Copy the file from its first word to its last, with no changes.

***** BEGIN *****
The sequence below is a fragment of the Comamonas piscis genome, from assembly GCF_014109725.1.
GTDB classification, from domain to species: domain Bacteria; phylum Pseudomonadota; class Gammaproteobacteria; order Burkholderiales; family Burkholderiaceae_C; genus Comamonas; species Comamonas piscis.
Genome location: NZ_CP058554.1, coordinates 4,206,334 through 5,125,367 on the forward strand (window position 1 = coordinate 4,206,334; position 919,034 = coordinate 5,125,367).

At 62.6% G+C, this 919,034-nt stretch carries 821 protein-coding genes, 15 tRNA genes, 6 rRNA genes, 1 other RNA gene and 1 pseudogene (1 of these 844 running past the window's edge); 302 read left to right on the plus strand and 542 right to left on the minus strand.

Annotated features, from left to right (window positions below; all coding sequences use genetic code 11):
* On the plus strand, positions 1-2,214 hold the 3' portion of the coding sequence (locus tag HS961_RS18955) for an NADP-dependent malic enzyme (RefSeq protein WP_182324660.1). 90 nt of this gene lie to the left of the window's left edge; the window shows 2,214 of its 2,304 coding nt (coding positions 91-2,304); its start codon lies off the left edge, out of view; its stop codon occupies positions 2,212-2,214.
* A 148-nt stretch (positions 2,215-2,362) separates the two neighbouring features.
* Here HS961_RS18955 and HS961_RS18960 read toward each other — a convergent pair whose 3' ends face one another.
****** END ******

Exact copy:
The sequence below is a fragment of the Comamonas piscis genome, from assembly GCF_014109725.1.
GTDB classification, from domain to species: domain Bacteria; phylum Pseudomonadota; class Gammaproteobacteria; order Burkholderiales; family Burkholderiaceae_C; genus Comamonas; species Comamonas piscis.
Genome location: NZ_CP058554.1, coordinates 4,206,334 through 5,125,367 on the forward strand (window position 1 = coordinate 4,206,334; position 919,034 = coordinate 5,125,367).

At 62.6% G+C, this 919,034-nt stretch carries 821 protein-coding genes, 15 tRNA genes, 6 rRNA genes, 1 other RNA gene and 1 pseudogene (1 of these 844 running past the window's edge); 302 read left to right on the plus strand and 542 right to left on the minus strand.

Annotated features, from left to right (window positions below; all coding sequences use genetic code 11):
* On the plus strand, positions 1-2,214 hold the 3' portion of the coding sequence (locus tag HS961_RS18955) for an NADP-dependent malic enzyme (RefSeq protein WP_182324660.1). 90 nt of this gene lie to the left of the window's left edge; the window shows 2,214 of its 2,304 coding nt (coding positions 91-2,304); its start codon lies off the left edge, out of view; its stop codon occupies positions 2,212-2,214.
* A 148-nt stretch (positions 2,215-2,362) separates the two neighbouring features.
* Here HS961_RS18955 and HS961_RS18960 read toward each other — a convergent pair whose 3' ends face one another.